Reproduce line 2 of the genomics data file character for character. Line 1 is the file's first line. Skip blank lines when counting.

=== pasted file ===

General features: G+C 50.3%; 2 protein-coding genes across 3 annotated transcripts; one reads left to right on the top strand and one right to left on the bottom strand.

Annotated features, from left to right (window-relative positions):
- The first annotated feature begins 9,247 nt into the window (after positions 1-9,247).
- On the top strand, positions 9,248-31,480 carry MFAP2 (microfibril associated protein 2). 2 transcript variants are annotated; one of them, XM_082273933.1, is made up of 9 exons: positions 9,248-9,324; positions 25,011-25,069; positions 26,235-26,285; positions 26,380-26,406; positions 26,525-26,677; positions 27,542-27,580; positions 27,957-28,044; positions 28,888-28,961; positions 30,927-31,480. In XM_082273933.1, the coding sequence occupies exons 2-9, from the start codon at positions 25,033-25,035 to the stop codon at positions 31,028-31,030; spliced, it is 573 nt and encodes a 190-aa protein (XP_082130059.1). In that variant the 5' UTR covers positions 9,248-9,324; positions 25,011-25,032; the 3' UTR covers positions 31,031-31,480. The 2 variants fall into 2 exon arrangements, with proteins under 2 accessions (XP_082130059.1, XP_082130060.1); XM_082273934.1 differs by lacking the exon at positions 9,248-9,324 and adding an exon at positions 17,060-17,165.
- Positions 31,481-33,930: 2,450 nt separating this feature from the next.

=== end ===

Annotated features, from left to right (window-relative positions):